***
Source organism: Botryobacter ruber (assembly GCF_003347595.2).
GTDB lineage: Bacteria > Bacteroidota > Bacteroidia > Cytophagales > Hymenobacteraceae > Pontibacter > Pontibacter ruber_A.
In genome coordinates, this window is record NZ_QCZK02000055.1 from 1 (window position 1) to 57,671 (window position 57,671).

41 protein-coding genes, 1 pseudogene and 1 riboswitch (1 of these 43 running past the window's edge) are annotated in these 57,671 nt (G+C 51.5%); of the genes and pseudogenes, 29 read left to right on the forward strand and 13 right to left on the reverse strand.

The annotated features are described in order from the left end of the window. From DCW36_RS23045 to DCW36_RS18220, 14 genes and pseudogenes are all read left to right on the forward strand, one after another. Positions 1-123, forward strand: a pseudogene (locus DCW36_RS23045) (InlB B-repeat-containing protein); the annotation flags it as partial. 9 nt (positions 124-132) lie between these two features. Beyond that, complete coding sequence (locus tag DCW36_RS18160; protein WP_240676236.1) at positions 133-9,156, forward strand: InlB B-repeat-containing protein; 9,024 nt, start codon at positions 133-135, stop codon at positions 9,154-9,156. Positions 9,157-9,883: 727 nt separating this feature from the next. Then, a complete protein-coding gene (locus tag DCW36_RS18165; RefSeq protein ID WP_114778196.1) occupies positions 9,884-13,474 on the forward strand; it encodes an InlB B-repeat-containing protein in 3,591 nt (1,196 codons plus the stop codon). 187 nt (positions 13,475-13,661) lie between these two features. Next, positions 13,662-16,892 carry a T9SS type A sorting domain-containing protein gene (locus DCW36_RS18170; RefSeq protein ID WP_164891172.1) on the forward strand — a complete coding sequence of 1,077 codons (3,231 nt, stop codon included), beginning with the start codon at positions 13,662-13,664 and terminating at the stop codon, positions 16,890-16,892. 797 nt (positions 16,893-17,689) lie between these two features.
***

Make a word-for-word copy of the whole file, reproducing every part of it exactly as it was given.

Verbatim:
Source organism: Botryobacter ruber (assembly GCF_003347595.2).
GTDB lineage: Bacteria > Bacteroidota > Bacteroidia > Cytophagales > Hymenobacteraceae > Pontibacter > Pontibacter ruber_A.
In genome coordinates, this window is record NZ_QCZK02000055.1 from 1 (window position 1) to 57,671 (window position 57,671).

41 protein-coding genes, 1 pseudogene and 1 riboswitch (1 of these 43 running past the window's edge) are annotated in these 57,671 nt (G+C 51.5%); of the genes and pseudogenes, 29 read left to right on the forward strand and 13 right to left on the reverse strand.

The annotated features are described in order from the left end of the window. From DCW36_RS23045 to DCW36_RS18220, 14 genes and pseudogenes are all read left to right on the forward strand, one after another. Positions 1-123, forward strand: a pseudogene (locus DCW36_RS23045) (InlB B-repeat-containing protein); the annotation flags it as partial. 9 nt (positions 124-132) lie between these two features. Beyond that, complete coding sequence (locus tag DCW36_RS18160; protein WP_240676236.1) at positions 133-9,156, forward strand: InlB B-repeat-containing protein; 9,024 nt, start codon at positions 133-135, stop codon at positions 9,154-9,156. Positions 9,157-9,883: 727 nt separating this feature from the next. Then, a complete protein-coding gene (locus tag DCW36_RS18165; RefSeq protein ID WP_114778196.1) occupies positions 9,884-13,474 on the forward strand; it encodes an InlB B-repeat-containing protein in 3,591 nt (1,196 codons plus the stop codon). 187 nt (positions 13,475-13,661) lie between these two features. Next, positions 13,662-16,892 carry a T9SS type A sorting domain-containing protein gene (locus DCW36_RS18170; RefSeq protein ID WP_164891172.1) on the forward strand — a complete coding sequence of 1,077 codons (3,231 nt, stop codon included), beginning with the start codon at positions 13,662-13,664 and terminating at the stop codon, positions 16,890-16,892. 797 nt (positions 16,893-17,689) lie between these two features.